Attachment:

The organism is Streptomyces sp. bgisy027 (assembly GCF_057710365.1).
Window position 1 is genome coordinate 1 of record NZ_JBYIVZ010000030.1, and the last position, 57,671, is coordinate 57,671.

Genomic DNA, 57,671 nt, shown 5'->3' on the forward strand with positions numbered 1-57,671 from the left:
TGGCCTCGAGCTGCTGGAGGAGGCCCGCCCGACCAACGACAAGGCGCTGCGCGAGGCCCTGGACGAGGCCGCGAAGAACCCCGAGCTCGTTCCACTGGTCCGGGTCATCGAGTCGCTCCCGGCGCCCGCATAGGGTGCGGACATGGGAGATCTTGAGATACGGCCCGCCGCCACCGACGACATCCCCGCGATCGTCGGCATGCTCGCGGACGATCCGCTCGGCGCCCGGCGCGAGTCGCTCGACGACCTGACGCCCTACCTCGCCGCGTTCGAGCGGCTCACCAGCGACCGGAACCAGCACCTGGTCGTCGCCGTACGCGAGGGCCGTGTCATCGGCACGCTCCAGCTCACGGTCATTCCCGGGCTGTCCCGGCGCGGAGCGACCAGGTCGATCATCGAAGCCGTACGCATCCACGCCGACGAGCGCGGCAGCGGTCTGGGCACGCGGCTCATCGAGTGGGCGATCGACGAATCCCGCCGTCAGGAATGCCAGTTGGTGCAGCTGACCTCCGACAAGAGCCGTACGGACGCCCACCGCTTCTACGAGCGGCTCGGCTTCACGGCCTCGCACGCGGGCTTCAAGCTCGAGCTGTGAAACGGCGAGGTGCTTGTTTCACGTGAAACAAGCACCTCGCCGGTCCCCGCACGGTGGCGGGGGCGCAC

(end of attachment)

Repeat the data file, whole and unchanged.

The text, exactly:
The organism is Streptomyces sp. bgisy027 (assembly GCF_057710365.1).
Window position 1 is genome coordinate 1 of record NZ_JBYIVZ010000030.1, and the last position, 57,671, is coordinate 57,671.

Genomic DNA, 57,671 nt, shown 5'->3' on the forward strand with positions numbered 1-57,671 from the left:
TGGCCTCGAGCTGCTGGAGGAGGCCCGCCCGACCAACGACAAGGCGCTGCGCGAGGCCCTGGACGAGGCCGCGAAGAACCCCGAGCTCGTTCCACTGGTCCGGGTCATCGAGTCGCTCCCGGCGCCCGCATAGGGTGCGGACATGGGAGATCTTGAGATACGGCCCGCCGCCACCGACGACATCCCCGCGATCGTCGGCATGCTCGCGGACGATCCGCTCGGCGCCCGGCGCGAGTCGCTCGACGACCTGACGCCCTACCTCGCCGCGTTCGAGCGGCTCACCAGCGACCGGAACCAGCACCTGGTCGTCGCCGTACGCGAGGGCCGTGTCATCGGCACGCTCCAGCTCACGGTCATTCCCGGGCTGTCCCGGCGCGGAGCGACCAGGTCGATCATCGAAGCCGTACGCATCCACGCCGACGAGCGCGGCAGCGGTCTGGGCACGCGGCTCATCGAGTGGGCGATCGACGAATCCCGCCGTCAGGAATGCCAGTTGGTGCAGCTGACCTCCGACAAGAGCCGTACGGACGCCCACCGCTTCTACGAGCGGCTCGGCTTCACGGCCTCGCACGCGGGCTTCAAGCTCGAGCTGTGAAACGGCGAGGTGCTTGTTTCACGTGAAACAAGCACCTCGCCGGTCCCCGCACGGTGGCGGGGGCGCAC